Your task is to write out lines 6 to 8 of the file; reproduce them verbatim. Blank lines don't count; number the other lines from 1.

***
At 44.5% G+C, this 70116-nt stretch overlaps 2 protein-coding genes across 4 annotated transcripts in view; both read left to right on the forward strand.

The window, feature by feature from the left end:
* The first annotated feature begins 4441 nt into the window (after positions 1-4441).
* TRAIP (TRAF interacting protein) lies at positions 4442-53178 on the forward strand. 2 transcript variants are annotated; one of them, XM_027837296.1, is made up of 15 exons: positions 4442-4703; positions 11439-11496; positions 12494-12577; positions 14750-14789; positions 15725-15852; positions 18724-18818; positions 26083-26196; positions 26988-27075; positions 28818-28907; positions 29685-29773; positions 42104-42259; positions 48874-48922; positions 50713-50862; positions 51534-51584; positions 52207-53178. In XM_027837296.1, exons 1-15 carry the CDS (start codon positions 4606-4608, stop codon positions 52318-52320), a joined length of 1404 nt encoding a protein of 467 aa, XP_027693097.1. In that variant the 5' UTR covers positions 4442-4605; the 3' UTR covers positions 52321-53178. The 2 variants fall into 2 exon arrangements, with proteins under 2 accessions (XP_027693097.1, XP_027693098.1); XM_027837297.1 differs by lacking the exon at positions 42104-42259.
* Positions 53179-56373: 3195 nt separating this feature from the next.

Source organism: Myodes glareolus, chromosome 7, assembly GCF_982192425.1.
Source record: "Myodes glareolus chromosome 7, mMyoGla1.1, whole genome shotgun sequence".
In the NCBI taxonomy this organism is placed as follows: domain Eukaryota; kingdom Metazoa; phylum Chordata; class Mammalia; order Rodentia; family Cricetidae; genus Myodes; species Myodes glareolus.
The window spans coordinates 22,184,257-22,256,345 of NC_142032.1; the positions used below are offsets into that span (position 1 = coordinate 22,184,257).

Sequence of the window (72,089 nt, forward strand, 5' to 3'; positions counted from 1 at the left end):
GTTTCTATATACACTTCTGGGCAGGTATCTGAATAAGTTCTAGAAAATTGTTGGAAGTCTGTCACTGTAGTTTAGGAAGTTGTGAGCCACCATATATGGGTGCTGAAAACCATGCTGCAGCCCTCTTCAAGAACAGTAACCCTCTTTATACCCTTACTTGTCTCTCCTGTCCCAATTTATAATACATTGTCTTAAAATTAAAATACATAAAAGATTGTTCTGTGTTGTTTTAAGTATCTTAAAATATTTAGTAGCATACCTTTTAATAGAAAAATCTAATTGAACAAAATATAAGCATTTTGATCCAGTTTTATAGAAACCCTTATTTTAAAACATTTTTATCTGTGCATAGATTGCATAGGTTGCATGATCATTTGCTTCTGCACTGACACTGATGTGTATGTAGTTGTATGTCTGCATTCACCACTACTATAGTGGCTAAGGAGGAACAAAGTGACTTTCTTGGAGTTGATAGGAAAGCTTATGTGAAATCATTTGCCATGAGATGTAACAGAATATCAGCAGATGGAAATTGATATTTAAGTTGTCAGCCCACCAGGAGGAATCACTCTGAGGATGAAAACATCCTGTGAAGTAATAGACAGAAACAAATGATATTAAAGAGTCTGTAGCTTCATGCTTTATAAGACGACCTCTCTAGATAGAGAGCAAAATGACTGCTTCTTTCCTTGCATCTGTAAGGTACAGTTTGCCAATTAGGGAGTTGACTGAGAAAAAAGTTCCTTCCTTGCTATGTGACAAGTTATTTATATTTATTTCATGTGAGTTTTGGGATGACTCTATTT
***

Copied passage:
Source organism: Myodes glareolus, chromosome 7, assembly GCF_982192425.1.
Source record: "Myodes glareolus chromosome 7, mMyoGla1.1, whole genome shotgun sequence".
In the NCBI taxonomy this organism is placed as follows: domain Eukaryota; kingdom Metazoa; phylum Chordata; class Mammalia; order Rodentia; family Cricetidae; genus Myodes; species Myodes glareolus.